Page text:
How to Make a Short Film Over Zoom
Things were going great. We had just finished shooting our first horror feature film. I had spent the last four months working with the editor and now it was in the hands of our sound and colour experts when… calamity struck, in the shape of our old friend Covid-19.
Allow me to explain. Under the banner of Vamoose Productions, our newly formed production company based in Manchester, England, we had just finished our first feature film, the realistic urban vampire film “Boy #5”. Flushed with pride at our soon-to-be-really-successful movie, we launched into production for our next film, a sprawling crime drama based on a bestselling novel.
Then, the pandemic hit.
Here in the UK we were plunged into total lockdown. Restrictions meant no mixing of households, social distancing. Pubs, bars and restaurants shut down. Not even a cappuccino or latte were to be had anywhere. The horror!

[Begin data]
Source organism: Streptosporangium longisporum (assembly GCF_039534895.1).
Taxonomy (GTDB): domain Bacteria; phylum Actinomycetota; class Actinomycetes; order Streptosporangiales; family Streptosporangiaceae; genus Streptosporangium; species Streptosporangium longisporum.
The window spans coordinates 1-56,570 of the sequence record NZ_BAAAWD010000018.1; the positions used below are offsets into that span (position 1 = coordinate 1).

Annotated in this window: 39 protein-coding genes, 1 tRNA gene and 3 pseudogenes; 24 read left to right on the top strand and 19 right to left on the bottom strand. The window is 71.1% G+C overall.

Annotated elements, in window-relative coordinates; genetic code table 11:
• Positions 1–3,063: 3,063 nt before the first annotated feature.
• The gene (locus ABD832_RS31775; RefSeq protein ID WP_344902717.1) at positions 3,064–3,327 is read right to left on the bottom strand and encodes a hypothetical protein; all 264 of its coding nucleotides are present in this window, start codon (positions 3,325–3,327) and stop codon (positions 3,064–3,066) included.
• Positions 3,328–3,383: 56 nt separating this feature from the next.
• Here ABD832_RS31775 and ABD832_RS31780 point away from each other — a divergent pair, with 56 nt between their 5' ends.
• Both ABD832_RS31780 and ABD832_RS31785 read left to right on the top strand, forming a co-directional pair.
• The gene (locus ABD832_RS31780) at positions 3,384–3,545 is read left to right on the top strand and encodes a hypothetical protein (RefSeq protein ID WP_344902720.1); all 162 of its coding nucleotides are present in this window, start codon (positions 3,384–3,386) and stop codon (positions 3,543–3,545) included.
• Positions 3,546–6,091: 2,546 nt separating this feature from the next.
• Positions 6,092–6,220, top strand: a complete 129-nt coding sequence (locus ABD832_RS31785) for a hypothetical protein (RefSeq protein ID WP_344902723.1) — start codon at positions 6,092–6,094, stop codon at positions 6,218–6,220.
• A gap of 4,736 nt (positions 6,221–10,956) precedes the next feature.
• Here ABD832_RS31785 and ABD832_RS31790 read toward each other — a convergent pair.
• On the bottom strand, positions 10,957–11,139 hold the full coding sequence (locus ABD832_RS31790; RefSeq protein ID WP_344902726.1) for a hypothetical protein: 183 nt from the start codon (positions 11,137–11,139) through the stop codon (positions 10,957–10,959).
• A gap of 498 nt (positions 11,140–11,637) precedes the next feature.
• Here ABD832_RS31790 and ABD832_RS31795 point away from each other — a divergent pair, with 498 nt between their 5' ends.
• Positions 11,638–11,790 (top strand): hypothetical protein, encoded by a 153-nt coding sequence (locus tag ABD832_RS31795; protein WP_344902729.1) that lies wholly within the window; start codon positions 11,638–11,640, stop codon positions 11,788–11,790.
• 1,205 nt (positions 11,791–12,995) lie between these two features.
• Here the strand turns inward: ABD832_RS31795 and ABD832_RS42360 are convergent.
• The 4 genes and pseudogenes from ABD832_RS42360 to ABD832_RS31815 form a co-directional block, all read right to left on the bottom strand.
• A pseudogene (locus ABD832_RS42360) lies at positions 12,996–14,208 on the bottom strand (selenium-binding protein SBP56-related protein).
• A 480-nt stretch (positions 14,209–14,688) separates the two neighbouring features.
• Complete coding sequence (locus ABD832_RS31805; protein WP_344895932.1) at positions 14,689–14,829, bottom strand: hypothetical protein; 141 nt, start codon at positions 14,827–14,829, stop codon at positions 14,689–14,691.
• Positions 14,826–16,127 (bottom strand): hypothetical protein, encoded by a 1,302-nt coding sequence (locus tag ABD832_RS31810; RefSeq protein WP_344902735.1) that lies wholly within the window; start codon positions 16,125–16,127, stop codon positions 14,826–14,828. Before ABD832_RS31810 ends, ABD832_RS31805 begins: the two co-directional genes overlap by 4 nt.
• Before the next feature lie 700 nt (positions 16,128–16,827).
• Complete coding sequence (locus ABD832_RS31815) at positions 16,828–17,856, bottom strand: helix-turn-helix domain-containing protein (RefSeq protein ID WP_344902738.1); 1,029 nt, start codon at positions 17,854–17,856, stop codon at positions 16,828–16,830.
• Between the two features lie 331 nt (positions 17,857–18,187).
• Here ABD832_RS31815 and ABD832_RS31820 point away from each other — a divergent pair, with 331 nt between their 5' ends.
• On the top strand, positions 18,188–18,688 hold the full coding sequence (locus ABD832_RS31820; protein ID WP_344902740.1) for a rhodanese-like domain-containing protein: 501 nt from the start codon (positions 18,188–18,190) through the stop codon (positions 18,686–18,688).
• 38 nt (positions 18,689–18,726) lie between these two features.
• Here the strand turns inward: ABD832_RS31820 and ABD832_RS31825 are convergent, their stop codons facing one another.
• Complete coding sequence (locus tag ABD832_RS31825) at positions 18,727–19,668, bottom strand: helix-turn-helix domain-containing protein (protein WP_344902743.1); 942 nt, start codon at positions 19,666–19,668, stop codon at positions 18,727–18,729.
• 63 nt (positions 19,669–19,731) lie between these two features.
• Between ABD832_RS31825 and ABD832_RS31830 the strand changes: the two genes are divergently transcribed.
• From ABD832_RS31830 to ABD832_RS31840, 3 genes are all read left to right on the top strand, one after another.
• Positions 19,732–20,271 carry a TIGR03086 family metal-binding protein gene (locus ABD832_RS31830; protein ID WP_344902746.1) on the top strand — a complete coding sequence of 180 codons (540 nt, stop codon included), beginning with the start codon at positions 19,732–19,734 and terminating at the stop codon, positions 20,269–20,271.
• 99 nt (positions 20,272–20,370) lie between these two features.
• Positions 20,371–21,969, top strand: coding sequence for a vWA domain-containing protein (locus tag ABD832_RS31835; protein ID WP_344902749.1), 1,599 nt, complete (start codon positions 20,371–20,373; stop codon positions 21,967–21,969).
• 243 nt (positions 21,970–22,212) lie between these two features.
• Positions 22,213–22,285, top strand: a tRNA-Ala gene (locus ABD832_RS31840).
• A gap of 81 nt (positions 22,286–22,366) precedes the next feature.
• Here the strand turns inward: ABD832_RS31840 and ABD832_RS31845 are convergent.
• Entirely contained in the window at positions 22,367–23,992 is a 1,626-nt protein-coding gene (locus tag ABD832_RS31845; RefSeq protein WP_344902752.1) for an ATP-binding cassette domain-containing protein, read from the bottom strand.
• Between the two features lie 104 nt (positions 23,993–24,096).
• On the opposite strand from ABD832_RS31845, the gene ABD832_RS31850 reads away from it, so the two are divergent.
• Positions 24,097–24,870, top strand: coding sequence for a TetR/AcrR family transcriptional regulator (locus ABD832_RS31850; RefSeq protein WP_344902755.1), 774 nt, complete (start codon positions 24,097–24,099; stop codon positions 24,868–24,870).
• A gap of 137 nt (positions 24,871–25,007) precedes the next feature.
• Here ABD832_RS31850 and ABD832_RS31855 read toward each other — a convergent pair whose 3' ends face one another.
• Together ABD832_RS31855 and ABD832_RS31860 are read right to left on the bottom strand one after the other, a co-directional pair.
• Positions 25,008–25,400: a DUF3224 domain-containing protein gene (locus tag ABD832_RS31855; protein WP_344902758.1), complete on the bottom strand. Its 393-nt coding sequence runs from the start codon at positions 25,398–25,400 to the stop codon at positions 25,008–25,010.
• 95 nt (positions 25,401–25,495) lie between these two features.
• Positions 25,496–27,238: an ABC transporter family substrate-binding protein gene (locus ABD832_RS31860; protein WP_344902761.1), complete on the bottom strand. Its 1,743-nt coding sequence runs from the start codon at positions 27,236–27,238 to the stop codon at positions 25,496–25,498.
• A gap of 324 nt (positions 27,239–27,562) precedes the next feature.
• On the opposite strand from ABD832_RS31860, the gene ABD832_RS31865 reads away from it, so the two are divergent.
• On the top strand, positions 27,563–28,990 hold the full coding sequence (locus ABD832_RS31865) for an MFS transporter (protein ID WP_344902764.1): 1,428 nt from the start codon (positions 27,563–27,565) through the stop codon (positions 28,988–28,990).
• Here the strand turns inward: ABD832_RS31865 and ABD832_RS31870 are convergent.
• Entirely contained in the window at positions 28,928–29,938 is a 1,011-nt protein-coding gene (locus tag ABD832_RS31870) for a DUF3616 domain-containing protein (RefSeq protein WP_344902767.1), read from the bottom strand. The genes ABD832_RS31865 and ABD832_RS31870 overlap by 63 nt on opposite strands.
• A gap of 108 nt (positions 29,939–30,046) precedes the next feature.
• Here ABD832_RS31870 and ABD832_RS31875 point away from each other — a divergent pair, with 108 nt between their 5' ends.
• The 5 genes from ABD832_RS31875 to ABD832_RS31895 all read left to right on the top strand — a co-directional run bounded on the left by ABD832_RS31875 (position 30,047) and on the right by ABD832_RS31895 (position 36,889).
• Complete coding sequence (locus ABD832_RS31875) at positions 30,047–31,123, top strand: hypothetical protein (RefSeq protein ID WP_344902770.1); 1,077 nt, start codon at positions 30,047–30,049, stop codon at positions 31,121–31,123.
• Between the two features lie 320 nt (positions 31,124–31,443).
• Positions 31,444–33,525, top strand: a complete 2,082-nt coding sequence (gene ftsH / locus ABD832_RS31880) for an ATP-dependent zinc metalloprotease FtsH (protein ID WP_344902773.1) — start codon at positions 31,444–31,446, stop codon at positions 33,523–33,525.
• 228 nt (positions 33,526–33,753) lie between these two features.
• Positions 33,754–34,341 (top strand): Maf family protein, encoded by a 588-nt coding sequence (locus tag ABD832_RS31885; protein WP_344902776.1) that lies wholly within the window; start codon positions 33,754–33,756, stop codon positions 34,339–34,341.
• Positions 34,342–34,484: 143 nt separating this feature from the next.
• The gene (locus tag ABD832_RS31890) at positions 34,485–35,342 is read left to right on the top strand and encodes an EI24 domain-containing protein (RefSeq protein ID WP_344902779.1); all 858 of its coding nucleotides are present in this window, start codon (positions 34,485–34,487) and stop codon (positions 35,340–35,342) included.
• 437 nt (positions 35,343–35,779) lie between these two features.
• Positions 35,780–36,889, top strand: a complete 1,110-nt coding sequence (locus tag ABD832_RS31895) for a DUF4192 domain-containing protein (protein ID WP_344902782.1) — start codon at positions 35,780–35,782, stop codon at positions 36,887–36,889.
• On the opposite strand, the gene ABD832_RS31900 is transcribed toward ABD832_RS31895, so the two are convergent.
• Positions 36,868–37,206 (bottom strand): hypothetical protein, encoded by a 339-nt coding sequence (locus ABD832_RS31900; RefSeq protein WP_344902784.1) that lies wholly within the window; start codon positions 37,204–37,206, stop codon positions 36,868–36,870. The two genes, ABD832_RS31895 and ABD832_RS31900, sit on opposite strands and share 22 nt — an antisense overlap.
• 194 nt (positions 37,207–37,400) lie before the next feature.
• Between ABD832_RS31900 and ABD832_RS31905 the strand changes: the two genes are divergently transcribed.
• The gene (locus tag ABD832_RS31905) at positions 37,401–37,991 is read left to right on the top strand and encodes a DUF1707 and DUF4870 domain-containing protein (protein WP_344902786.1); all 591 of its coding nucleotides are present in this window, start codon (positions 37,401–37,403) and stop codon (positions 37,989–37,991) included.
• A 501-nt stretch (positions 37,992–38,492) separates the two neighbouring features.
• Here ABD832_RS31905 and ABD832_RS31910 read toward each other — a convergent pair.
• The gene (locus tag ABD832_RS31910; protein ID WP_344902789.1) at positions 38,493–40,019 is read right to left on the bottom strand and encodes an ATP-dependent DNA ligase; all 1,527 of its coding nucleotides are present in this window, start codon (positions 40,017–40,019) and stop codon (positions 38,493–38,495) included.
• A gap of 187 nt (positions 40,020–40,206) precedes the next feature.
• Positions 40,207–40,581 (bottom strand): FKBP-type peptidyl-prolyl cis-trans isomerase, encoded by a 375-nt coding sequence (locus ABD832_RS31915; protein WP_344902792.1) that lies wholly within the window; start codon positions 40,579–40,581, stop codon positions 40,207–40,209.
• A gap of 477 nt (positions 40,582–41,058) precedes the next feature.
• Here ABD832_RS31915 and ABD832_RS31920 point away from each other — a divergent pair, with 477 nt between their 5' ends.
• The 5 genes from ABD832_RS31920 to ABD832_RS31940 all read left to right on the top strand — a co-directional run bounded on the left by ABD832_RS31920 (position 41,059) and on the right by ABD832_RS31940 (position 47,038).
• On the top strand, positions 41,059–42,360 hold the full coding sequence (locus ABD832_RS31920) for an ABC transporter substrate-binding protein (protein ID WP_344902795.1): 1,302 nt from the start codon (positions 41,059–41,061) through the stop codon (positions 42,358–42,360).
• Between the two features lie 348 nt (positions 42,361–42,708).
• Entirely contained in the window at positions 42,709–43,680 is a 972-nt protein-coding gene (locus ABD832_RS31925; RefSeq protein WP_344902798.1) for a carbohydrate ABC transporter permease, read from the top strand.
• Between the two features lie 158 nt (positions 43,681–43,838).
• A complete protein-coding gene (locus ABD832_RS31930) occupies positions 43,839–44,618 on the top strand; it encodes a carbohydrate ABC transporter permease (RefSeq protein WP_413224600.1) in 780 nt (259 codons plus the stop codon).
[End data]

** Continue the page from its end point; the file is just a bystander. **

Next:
And then… the idea. Or rather the germ of an idea.
We had all been using Zoom way too much. So, I figured, why not a horror movie set on Zoom?
Don’t worry if this all sounds familiar. We are talking about way back in July, before “The Host” became a global sensation.
There’s an old screenwriting term for this type of idea: “The smell of the rain on the road at dawn”. Well, I had that smell well and firmly entrenched in my nostrils. It was time to write the script!
One of the most important lessons I’ve learned as an indie filmmaker is that you have to work with what you have. If you wait for money, the perfect location, or the perfect time, you will wait forever. The beauty of this idea was that we needed no locations. Everything would be filmed in people’s bedrooms or lounges. Nobody would have to mingle with anyone else. The actors could all shoot it themselves over zoom!
The first draft of the script, I am ashamed to say, may have featured zombies. Zombies and aliens. Yes, it was a step too far for my co-producer who accused me of being rather worse for drink when I told him about it. Ahem. One small rewrite later, and the zombies were gone. Sure, the flying saucer was going to be a bit of a problem…